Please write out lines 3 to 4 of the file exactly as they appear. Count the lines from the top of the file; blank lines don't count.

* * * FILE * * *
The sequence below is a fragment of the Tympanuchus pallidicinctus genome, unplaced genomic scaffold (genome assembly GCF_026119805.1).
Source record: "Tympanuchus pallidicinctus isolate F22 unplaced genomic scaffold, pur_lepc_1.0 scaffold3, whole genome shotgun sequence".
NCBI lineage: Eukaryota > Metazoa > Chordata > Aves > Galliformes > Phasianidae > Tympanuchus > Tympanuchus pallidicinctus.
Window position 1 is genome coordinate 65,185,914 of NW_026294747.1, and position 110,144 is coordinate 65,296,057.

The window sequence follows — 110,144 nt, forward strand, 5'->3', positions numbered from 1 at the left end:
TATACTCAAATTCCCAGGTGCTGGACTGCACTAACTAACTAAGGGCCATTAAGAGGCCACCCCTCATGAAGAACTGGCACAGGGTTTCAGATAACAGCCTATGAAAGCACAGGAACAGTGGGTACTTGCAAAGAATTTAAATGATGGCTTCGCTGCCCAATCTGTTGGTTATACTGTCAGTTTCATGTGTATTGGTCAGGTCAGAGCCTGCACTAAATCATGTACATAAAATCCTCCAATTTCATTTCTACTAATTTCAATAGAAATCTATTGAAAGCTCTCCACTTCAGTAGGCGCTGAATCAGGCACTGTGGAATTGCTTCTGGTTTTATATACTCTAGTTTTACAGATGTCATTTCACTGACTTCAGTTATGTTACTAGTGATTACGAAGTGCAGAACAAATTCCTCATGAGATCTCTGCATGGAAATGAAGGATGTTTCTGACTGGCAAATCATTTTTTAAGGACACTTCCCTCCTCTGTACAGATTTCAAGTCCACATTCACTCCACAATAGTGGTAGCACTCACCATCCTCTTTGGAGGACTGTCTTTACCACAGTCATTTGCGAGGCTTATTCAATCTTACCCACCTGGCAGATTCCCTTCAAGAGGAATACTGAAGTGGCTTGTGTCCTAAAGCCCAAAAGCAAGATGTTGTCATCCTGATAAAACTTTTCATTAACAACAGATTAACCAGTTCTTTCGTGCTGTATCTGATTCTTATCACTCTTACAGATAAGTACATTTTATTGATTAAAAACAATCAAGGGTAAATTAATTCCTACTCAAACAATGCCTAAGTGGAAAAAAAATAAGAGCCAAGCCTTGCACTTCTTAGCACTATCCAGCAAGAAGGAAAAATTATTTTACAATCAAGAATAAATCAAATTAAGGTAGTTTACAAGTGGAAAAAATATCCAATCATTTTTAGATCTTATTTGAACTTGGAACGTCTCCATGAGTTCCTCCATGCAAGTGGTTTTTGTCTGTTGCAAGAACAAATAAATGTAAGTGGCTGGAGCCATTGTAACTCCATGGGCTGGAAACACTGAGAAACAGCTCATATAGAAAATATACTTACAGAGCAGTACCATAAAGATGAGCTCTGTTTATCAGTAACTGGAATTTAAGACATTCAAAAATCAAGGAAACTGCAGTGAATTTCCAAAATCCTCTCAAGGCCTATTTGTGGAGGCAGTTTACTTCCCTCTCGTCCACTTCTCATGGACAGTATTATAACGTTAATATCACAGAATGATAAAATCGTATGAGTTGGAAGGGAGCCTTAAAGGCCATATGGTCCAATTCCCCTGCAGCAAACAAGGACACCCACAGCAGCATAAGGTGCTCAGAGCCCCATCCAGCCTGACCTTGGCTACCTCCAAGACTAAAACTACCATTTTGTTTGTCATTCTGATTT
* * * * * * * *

NCBI lineage: Eukaryota > Metazoa > Chordata > Aves > Galliformes > Phasianidae > Tympanuchus > Tympanuchus pallidicinctus.
Window position 1 is genome coordinate 65,185,914 of NW_026294747.1, and position 110,144 is coordinate 65,296,057.